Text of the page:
EDIT: And in case you're wondering if I'm that insufferable guy that tries to sell the most expensive things possible, I sell about 100 plastic Bontrager cages for every Arundel I've seen go out the door. I think they suck (does NOT hold bottles very tight), but most people think 20 bucks per cage is a reasonable amount and I'd be hard pressed to argue that point.
I wondered if they were Arundels. The UD finish does look a lot like my record crankset. I currently have a king iris on the bike in question, but I've been debating going black. The Mandible looks like it is the right size, shape, and finish. Have you tried the Arundel Sport? They obviously are not as pretty, but they are cheap.

Here is the bike in question (only one set of bosses)
thirdgenbird is offline  
Old 09-29-13, 08:11 PM
  #11  
Vain, But Lacking Talent
Thread Starter
 
WalksOn2Wheels's Avatar
 
Join Date: Aug 2009
Location: Denton, TX
Posts: 5,510

Bikes: Trek Domane 5.9 DA 9000, Trek Crockett Pink Frosting w/105 5700

Mentioned: 32 Post(s)
Tagged: 0 Thread(s)
Quoted: 1525 Post(s)
Liked 81 Times in 42 Posts
I haven't tried the sport, but we recently started stocking them. I would imagine they are just as good, minus matching the crank perfectly. One tip I can give is if it works with your bike, flat black will probably look better over the long hall. My cages are shiny, but the inside of the downtube mounted cage already has a "custom" matte finish.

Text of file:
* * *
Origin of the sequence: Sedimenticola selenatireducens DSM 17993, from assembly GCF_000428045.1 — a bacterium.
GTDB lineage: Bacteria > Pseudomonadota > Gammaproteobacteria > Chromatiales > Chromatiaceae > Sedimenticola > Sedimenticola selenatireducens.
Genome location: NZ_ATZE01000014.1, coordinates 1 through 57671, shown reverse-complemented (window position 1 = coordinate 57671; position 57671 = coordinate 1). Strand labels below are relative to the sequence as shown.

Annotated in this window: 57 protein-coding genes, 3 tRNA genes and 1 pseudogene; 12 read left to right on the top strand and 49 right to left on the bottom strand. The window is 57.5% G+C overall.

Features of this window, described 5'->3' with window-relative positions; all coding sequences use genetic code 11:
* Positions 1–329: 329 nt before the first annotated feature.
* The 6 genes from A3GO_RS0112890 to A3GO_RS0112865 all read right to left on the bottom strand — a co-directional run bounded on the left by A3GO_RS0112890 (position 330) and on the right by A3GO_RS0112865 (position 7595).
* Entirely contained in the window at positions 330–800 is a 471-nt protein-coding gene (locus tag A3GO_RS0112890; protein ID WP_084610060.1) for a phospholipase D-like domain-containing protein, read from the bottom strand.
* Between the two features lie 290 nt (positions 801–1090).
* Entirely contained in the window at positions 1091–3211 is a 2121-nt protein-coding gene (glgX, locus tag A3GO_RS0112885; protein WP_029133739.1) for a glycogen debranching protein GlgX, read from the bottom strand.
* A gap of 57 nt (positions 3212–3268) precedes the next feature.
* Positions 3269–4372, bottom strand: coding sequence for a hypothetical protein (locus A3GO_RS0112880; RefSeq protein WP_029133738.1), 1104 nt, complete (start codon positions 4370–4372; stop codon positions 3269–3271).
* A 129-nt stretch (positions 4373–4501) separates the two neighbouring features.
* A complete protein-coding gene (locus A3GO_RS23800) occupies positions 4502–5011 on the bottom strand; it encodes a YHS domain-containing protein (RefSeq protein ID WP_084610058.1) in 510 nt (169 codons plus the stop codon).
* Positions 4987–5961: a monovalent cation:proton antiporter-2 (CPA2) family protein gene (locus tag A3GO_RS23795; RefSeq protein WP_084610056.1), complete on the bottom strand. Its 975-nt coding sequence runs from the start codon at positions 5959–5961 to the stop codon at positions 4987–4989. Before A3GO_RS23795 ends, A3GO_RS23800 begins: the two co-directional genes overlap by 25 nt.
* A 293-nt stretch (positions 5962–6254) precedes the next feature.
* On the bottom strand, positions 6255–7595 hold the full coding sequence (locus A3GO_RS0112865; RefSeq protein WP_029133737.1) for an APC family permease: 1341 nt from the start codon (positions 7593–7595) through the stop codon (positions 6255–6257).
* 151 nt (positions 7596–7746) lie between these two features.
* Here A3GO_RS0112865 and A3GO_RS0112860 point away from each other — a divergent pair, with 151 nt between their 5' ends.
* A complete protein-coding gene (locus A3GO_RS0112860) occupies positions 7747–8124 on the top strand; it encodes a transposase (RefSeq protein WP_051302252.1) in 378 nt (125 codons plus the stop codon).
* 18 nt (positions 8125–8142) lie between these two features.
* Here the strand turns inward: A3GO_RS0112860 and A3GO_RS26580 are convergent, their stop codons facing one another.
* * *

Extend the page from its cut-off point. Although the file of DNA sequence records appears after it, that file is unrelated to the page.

I trust the carbon cages more because of the way they make their cages (thin foam-like skeleton) allows them to actually crate structure with their carbon cages vs those other uberlightweight brand cages that are just one flat carbon curve. The plastic ones will probably be easier to pull bottles in and out of, as the carbon ones are really, really snug. But my brain keeps telling me that the plastic ones might get bent out of shape over time, even though that would take a lot of abuse.
WalksOn2Wheels is offline  
Related Topics
Thread
Thread Starter
Forum
Replies
Last Post
timmythology
Living Car Free
15
05-01-14 05:14 AM
eappleton
Touring
20
01-14-13 08:16 PM
johnr783
Touring
18
11-23-11 11:17 PM
beebe
Commuting
12
11-29-10 02:00 PM
Bluelightning
Touring
18
07-13-10 11:25 PM

Posting Rules
You may not post new threads
You may not post replies
You may not post attachments
You may not edit your posts

BB code is On
Smilies are On
[IMG] code is On
HTML code is Off
Trackbacks are Off
Pingbacks are Off
Refbacks are Off


Thread Tools
Search this Thread

Contact Us - Archive - Advertising - Cookie Policy - Privacy Statement - Terms of Service -

Copyright © 2024 MH Sub I, LLC dba Internet Brands. All rights reserved. Use of this site indicates your consent to the Terms of Use.